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Memo to Obama: The 99% Needs a Recovery

Could it be that what's good for the stock market is bad for the rest of the economy?
 
 
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What is it with this economy? The Dow hits 14,000, the unemployment rate rises in January, and GDP actually falls in the last three months of 2012. Could it be that what's good for the stock market is bad for the rest of the economy? Could it be that captains of industry like weak labor markets, high unemployment, low wages -- and a Federal Reserve that has to use ultra-low interest rates to try to keep things afloat?

Well, yes, but the story is also richer and more complicated.

Basically, the economy is still weighted down by the legacy effects of the financial collapse of 2008 -- mortgages that exceed the value of homes, students staggering under the weight of college loans in a dismal job market, retired people for whom low interest rates mean low returns on savings, corporations looting pensions, and above all flat or declining wages.

It all adds up to a very weak recovery -- but the common element is insufficient purchasing power on the part of ordinary families. And this is about to be compounded by Fiscal Cliff II, namely Congress and the president deciding that what the economy really needs is a bracing dose of deflationary budget cuts.

What exactly happened in the last quarter of 2012 to cause the recovery not just to stall -- but to actually shrink the economy by a tenth of a point? According to the Commerce Department, there were multiple factors.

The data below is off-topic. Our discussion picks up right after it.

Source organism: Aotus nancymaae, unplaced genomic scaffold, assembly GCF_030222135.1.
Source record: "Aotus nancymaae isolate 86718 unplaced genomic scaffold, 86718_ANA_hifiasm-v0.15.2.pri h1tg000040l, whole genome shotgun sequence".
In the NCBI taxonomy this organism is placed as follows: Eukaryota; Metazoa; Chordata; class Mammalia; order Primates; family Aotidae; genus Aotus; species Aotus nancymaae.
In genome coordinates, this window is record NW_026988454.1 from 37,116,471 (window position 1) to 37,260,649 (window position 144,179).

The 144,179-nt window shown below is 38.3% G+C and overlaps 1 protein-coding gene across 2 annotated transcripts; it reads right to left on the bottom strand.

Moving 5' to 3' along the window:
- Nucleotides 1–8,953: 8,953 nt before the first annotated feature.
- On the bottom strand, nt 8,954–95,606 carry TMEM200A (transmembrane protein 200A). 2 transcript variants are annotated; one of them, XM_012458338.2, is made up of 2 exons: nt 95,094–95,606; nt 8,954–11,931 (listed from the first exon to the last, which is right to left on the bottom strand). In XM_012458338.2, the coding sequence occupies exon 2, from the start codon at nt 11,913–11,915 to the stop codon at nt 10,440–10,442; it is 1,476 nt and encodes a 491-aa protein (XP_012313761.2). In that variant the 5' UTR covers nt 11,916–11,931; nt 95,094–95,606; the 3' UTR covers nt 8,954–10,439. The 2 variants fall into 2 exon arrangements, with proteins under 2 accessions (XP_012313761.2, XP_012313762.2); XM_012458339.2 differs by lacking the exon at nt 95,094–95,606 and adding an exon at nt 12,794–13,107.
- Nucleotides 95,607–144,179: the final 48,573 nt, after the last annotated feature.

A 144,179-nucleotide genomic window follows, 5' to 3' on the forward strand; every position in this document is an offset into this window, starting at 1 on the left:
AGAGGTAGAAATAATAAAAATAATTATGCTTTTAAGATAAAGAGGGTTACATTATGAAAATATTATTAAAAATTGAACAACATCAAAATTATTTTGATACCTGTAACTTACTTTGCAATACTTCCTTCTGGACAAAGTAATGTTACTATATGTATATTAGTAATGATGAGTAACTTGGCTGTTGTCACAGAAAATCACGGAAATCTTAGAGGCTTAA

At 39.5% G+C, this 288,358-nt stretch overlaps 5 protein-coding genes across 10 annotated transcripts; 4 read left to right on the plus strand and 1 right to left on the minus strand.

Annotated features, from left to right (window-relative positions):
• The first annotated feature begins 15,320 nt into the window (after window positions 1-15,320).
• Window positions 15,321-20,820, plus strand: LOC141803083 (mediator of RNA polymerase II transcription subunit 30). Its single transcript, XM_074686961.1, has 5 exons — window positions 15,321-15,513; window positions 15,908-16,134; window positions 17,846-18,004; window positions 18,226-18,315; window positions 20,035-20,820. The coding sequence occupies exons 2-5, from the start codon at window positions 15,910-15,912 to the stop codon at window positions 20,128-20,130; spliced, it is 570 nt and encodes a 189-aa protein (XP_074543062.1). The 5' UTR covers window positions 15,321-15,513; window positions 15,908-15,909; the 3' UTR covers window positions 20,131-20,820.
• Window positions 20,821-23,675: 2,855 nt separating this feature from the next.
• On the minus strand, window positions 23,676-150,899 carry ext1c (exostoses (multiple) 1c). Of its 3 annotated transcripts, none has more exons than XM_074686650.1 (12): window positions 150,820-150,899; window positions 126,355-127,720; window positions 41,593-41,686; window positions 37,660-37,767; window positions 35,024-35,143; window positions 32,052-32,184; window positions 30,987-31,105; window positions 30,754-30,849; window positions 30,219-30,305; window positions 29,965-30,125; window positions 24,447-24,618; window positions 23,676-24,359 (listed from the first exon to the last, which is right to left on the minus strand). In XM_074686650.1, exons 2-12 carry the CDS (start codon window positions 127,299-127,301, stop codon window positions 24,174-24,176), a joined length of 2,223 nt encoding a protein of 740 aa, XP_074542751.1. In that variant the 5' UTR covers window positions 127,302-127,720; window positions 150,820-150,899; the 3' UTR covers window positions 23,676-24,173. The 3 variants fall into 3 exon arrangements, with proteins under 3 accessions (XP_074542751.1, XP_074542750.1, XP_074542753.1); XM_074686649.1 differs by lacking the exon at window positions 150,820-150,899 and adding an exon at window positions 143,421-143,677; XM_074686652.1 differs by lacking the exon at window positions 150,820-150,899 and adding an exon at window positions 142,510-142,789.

Exports slumped, business purchases to replenish inventory slowed, but here is the sentence that screams out: "Real federal government consumption expenditures and gross investment decreased 15.0 percent in the fourth quarter, in contrast to an increase of 9.5 percent in the third." In other words, cut government spending and you undermine a fragile recovery.

There was a little good news amid the bad news. Revised numbers indicate that the economy generated jobs in 2012 at a rate of about 32,000 a month more than first reported. But hidden unemployment -- part timers not finding full-time jobs -- rose again in January and wages have remained basically flat. The economy's gains still go mainly to the very top.

Seemingly, President Obama has moved off the deficit-hawk kick that marked his posture in 2010 when he appointed the Bowles-Simpson Commission, and 2011 when he agreed to a budget deal with massive cuts and automatic triggers adding up to about $4 trillion in deficit cuts over a decade.

Seemingly, too, the corporate-led "Fix the Debt Campaign" -- millionaires and billionaires telling the rest of America to tighten its belt for the greater good -- isn't getting a great deal of traction. Our friend Paul Krugman last week wrote a column, "Deficit Hawks Down," saying that we should pity this crowd -- for all the money they've spent, they keep being contradicted by events.

But despite the sheer unreality of their claims, the austerity lobby keeps winning by defining the terms of debate. Nearly everyone, right, center and left, is arguing about the economic recovery in terms of what the debt-to-GDP ratio should be in 2023.

That is the wrong question. The right question is: how do we get a stronger recovery going now? With robust growth, especially of wages, the debt ratio will come down. Excessive budget cutting in a depressed economy slows growth and worsens the debt ratio, but with the exception of Krugman, Joseph Stiglitz, and your faithful blogger, that's not a point widely made in the debate. (Let's also credit Jamie Galbraith, Bob Reich, Larry Mishel and Dean Baker.)